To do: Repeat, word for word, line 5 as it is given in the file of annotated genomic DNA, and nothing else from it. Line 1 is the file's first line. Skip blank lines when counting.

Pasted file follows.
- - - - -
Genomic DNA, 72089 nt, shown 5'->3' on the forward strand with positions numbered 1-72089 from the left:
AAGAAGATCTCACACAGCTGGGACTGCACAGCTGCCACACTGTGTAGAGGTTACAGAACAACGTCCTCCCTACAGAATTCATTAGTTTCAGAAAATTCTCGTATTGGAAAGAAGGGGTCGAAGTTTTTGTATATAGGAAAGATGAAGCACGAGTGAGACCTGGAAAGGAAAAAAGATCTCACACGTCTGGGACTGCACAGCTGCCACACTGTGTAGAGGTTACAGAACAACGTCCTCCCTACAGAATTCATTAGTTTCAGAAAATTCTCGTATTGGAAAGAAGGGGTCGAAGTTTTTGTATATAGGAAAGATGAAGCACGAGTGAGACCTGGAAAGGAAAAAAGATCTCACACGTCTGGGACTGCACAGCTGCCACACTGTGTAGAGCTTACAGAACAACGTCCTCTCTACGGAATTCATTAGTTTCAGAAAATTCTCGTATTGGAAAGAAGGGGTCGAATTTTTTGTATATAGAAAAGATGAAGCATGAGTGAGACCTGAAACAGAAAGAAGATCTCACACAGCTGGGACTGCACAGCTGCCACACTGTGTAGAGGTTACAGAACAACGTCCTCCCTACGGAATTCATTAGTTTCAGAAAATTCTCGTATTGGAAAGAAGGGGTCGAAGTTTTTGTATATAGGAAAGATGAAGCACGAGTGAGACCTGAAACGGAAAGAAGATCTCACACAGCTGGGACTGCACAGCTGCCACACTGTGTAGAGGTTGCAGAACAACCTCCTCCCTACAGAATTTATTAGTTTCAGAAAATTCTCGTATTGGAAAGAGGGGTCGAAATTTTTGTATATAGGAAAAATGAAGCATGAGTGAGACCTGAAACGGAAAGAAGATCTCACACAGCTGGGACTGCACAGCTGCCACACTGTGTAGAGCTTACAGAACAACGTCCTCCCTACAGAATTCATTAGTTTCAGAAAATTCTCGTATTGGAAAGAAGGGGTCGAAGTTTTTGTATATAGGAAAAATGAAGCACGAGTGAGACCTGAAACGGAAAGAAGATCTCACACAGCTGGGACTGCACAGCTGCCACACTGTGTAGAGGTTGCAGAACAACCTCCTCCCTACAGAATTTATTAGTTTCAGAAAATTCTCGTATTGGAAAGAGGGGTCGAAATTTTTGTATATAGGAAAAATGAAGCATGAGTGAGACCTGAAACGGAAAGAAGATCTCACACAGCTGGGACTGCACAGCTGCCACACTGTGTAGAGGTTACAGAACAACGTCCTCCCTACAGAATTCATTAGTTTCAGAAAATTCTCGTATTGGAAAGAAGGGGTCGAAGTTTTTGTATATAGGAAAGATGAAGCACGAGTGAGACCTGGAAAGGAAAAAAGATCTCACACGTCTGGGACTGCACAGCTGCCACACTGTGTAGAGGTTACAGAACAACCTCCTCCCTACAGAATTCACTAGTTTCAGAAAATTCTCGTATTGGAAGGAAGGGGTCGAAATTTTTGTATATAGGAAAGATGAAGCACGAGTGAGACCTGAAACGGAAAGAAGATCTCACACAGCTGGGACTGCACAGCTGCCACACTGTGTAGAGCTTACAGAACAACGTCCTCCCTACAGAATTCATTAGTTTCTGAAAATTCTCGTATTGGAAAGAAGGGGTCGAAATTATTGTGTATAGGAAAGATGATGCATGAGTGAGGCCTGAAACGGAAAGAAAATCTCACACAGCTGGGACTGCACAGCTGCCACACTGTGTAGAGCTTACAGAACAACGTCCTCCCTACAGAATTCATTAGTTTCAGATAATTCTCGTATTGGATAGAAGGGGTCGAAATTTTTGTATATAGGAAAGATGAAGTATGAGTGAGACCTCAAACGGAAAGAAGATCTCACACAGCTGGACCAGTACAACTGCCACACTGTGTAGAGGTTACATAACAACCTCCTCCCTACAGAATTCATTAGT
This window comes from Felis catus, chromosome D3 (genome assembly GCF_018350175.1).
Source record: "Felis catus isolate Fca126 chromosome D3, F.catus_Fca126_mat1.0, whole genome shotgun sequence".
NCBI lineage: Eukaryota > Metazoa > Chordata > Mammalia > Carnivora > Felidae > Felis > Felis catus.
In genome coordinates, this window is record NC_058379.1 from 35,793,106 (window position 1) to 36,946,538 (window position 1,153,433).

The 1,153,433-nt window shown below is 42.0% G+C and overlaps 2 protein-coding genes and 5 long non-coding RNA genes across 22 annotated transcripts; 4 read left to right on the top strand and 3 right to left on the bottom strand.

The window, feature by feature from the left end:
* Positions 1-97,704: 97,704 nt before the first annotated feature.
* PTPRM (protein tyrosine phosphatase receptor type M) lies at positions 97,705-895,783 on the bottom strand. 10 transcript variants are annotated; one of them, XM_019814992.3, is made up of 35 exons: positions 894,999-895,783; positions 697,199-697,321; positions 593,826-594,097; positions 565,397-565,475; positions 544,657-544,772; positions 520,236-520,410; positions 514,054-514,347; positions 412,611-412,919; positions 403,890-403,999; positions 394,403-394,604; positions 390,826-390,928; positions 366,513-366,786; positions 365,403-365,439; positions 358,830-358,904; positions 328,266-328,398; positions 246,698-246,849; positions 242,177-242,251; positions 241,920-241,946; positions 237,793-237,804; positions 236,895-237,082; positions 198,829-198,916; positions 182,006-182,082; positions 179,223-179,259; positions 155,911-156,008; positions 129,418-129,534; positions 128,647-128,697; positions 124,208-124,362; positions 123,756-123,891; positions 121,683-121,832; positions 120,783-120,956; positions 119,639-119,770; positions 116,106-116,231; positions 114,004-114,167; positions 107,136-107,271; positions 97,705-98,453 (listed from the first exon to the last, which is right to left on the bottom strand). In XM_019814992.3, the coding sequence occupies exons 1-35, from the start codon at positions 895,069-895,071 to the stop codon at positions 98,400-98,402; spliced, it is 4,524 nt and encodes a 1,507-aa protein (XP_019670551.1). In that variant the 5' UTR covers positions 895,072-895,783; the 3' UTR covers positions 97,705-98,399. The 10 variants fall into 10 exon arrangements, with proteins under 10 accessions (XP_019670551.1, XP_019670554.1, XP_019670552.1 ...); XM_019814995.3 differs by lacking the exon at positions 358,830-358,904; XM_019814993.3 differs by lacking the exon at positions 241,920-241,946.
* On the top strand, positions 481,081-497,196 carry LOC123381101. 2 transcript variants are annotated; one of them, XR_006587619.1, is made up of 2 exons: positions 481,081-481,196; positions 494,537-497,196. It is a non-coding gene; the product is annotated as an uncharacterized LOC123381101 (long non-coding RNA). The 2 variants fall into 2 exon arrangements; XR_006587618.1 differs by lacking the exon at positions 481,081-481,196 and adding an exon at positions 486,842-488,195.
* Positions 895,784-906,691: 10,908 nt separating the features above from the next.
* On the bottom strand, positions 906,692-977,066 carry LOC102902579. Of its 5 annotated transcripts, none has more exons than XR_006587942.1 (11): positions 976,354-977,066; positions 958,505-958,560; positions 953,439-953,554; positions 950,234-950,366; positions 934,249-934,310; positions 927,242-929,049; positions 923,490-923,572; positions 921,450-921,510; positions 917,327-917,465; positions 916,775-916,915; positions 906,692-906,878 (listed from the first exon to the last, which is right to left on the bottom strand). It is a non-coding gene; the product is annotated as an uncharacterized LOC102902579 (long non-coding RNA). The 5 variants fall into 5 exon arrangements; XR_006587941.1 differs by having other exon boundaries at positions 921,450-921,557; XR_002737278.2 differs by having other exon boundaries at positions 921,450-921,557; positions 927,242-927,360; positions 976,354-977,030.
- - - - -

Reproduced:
NCBI lineage: Eukaryota > Metazoa > Chordata > Mammalia > Carnivora > Felidae > Felis > Felis catus.